For a film as weighty as the likes of Traffic and Syriana, and featuring a cast of actors who are all very talented, Rendition fails to entertain or educate. We all know that torture happens. With a US president who pretty much issues carte blanche to everyone to do what’s necessary to carry out his will, you can pretty much be guaranteed that this kind of thing happens. So there’s nothing new in this film. In fact, as unrealistic is it is, TV’s 24 pretty much covers what’s been done in this film. And it is far more entertaining. The characterisations themselves are pretty ridiculous. Everything is split into stark black and white with no grey area. The bad guys are bad and the good guys are good. I’m afraid the human race doesn’t work that way, so on screen, unless it’s fantasy, it doesn’t work.

Rendition features three academy award winners, so by that rationale, they should be pretty decent actors. But you wouldn’t guess that from their performances. Two of the three leads, Jake Gyllenhaal as Freeman, and Reese Witherspoon as Isabella El-Ibrahimi both put in incredibly dull performances. For two people under incredible pressure, they don’t seem to be very fazed by it. Other than to rubbing their faces and occasionally letting out a yell, you’d be forgiven for thinking they were sleepwalking. Meryl Streep’s character is a ridiculous cartoon character villain, a sort of wicked witch of the CIA. She’s given a southern drawl, and at one point imitates South Park’s Mr. Mackay when she says ‘mmmkay.’ I’ve never been a fan of Streep’s, she is a good actor, but terrible here. In fact, only Peter Sarsgaard and Alan Arkin come out of the film with some sort of credibility.

Special mention must be made of the film’s ridiculously contrived plot twist. It’s absolutely unnecessary and while I did find myself going ‘ah!’ when it happened, that immediately turned to annoyance at how stupid it is. While Rendition isn’t as bad as The Kingdom, neither is it much better. If this trend in political inspired movies continues, things bode very badly for some up-coming movies!


Monday, October 29, 2007

CHINJEOLHAN GEUMJASSI (2005) - Chan-wook Park

Korea is producing some great films as of late. Films that cover many different genres. Films like Gwoemul (monster movie The Host) and Taegukgi Hwinalrimyeo (Brotherhood, a war film similar to Saving Private Ryan). One of the most famous filmmakers to come out of the Korean film industry in the last few years is Chan-wook Park. His film Oldboy made his name with western audiences, and since then, he has completed his ‘revenge trilogy’ with Sympathy for Mr. Vengeance and 2005’s Sympathy For Lady Vengeance.

Sympathy For Lady Vengeance focuses on Geum-ja Lee, a woman who has just been released from prison after serving thirteen years. Geum-ja was sent to prison for the murder of a young boy. However, Geum-ja never actually killed the boy. She took the wrap for another man who kidnapped Geum-ja’s daughter, forcing her to take the fall. While in prison, Geum-ja makes plenty of connections, friends she develops by doing them favours, including murder. Once she is freed from prison, Geum-ja calls in these favours in order to help her exact her revenge on the man who forced her to go to prison. She also sets about tracking her daughter down and seeing if she can make amends for their lost years.

I’ll admit, I went into this film with preconceived notions of what it would be like. Having seen Oldboy (but not Sympathy for Mr. Vengeance), I thought it was going to be a pretty violent, blood-soaked affair with a protagonist who cared not about consequences, only revenge. It was to my very pleasant surprise that the film proved to be quite deeper than I had first imagined. Instead of being a fast paced violent flick, Sympathy For Lady Vengeance is instead quite a slow burner. We’re not immediately told what Geum-ja’s intentions and motives are. Instead, the film employs flashback to show how Guem-ja developed into the devious and determined woman she is when she leaves prison.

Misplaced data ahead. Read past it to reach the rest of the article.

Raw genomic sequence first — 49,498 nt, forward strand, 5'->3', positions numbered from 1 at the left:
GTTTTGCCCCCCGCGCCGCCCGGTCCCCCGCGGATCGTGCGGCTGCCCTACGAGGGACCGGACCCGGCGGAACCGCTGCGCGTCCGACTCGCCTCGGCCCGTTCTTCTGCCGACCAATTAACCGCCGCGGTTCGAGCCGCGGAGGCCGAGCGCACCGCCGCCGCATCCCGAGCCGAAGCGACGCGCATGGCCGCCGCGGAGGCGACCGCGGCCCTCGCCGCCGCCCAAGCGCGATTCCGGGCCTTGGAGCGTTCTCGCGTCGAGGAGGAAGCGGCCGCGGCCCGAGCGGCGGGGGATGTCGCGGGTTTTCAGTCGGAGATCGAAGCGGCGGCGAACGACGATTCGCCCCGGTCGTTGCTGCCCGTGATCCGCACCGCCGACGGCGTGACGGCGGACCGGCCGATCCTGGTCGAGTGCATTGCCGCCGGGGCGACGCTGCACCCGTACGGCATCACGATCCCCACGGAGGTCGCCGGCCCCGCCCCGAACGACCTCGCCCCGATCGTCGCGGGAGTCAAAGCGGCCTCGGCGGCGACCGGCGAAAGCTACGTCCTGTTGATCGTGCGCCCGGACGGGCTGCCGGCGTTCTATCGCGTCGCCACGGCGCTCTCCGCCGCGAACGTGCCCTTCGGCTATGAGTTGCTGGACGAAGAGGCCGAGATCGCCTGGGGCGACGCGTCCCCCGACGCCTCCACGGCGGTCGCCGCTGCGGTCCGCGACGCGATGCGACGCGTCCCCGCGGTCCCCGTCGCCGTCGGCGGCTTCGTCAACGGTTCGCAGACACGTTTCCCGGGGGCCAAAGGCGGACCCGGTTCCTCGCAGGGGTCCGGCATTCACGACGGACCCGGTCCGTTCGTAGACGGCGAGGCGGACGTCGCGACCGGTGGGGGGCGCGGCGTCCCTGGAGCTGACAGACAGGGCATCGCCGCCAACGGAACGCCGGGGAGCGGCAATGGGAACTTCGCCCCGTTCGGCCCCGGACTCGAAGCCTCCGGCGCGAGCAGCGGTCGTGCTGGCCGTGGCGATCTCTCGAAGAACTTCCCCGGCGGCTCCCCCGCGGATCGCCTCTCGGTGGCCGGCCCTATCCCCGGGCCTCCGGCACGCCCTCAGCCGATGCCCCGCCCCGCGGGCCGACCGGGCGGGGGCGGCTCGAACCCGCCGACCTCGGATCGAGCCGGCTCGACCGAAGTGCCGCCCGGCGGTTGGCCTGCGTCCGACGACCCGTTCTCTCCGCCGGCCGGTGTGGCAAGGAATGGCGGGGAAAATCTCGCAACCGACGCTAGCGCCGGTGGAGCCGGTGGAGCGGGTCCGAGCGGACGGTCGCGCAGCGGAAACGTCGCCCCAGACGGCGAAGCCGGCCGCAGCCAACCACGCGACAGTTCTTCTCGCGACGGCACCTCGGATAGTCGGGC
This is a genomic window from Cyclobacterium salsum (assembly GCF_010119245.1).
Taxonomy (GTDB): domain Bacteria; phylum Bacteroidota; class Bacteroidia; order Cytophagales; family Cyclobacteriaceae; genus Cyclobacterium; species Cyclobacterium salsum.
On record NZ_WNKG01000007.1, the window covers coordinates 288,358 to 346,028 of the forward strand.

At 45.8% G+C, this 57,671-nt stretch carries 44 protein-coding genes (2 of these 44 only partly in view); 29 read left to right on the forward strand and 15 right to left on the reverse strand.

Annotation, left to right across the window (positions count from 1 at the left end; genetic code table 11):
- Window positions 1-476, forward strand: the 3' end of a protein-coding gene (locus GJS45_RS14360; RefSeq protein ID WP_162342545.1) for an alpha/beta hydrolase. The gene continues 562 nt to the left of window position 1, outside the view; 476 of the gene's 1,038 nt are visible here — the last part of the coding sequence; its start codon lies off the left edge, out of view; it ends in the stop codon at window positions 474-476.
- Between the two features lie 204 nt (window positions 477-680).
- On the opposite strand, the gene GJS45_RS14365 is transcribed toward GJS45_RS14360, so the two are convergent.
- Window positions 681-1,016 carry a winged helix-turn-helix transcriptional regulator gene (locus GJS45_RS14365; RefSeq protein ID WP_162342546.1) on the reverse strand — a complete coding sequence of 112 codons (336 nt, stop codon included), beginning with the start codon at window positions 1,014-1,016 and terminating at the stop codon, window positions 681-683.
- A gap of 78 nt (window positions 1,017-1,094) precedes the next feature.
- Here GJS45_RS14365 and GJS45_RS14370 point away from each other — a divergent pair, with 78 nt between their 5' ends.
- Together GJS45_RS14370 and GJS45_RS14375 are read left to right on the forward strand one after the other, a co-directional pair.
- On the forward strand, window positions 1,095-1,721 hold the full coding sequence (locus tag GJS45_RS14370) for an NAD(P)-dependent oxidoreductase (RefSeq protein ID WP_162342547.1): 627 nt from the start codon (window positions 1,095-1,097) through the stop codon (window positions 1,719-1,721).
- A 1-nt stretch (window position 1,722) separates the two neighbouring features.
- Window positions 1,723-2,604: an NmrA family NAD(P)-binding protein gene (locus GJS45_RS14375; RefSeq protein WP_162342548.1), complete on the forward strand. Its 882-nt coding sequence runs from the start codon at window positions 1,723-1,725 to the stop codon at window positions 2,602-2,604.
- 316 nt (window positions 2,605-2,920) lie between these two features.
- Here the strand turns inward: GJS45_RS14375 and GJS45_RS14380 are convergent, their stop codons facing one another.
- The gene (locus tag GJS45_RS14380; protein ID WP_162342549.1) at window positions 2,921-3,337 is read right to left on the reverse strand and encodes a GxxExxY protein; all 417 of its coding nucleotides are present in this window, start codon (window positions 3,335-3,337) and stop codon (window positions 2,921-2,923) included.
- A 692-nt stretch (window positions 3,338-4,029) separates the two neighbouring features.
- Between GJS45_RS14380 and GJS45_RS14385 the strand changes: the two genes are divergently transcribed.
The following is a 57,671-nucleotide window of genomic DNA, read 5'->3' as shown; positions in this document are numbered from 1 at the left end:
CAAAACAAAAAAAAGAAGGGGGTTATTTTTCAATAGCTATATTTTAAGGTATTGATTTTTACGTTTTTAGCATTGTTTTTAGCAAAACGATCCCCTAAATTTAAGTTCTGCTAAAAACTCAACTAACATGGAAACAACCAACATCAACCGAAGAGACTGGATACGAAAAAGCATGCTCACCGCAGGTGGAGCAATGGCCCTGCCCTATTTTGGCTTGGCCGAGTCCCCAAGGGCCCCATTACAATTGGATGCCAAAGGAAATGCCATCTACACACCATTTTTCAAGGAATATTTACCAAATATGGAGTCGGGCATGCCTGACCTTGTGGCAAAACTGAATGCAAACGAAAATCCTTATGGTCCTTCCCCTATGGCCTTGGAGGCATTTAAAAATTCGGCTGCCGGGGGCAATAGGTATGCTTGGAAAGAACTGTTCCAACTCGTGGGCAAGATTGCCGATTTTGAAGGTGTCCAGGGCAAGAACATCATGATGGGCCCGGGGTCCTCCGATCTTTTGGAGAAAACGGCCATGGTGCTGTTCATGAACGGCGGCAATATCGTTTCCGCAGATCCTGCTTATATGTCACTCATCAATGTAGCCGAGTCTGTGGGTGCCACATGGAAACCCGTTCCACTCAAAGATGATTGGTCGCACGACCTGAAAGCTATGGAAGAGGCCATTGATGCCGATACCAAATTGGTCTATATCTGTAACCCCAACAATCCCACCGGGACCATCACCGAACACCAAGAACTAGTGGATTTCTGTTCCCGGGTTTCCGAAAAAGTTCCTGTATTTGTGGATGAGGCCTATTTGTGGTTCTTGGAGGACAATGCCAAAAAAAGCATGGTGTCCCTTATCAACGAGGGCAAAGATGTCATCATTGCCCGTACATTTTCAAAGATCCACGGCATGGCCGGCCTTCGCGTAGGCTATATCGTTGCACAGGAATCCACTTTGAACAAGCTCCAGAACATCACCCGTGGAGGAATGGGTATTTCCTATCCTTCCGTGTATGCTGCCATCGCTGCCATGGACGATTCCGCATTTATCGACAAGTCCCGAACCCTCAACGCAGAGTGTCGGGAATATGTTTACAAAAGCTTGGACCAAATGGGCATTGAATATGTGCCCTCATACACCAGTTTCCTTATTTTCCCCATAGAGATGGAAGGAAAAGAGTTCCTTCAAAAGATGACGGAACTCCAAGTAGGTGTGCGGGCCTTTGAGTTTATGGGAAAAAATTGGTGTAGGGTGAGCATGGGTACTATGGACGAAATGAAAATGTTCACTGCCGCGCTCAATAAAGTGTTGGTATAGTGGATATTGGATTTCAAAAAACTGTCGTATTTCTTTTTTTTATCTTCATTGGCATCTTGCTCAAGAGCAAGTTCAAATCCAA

The film is excellently paced and directed by Chan-wook Park, and while I found myself thinking things were going to wrap up pretty abruptly as the second half of the film played out, the film takes a bit of a twist, as it enters the last act. In fact, it’s the last act that really elevates the film above what could have very easily been a run of the mill thriller. In this act, a few characters are introduced, and the film becomes somewhat of an ensemble piece with some terrific acting and scripting. The acting throughout is excellent, Yeong-ae Lee plays Geum-ja, manages to create a character who is absolutely sympathetic, but at the same time, has a side to her that is extremely dangerous. Oldboy himself, Min-Sik Choi plays Mr. Baek, the object of Geum-ja’s vengeance, and is brilliantly creepy and loathsome.

Chan-wook Park isn’t interested in showing the kind of violence that he displayed in Oldboy, and instead focuses on the psychology of revenge, and the consequences it has for those who seek it. And it’s in this that the film succeeds. Another great film from Chan-wook Park.


Sunday, October 28, 2007

THE KINGDOM (2007) - Peter Berg

Now that the western masses have gotten used to the fact that the middle east is the new ‘enemy,’ we’re going to see a whole slew of films that attempt to tackle the issues at the heart of this global conflict. Some of the films will actually make a concerted effort to explain and understand what’s going on in the world. Other films will attempt to cash in. And in between, there’ll be films like Peter Berg’s The Kingdom. The actor cum director’s film is an attempt to tell us that, ya know, the folks over there are just as normal and conflicted as us. But instead, the result is a boring, patronising and clichéd thriller.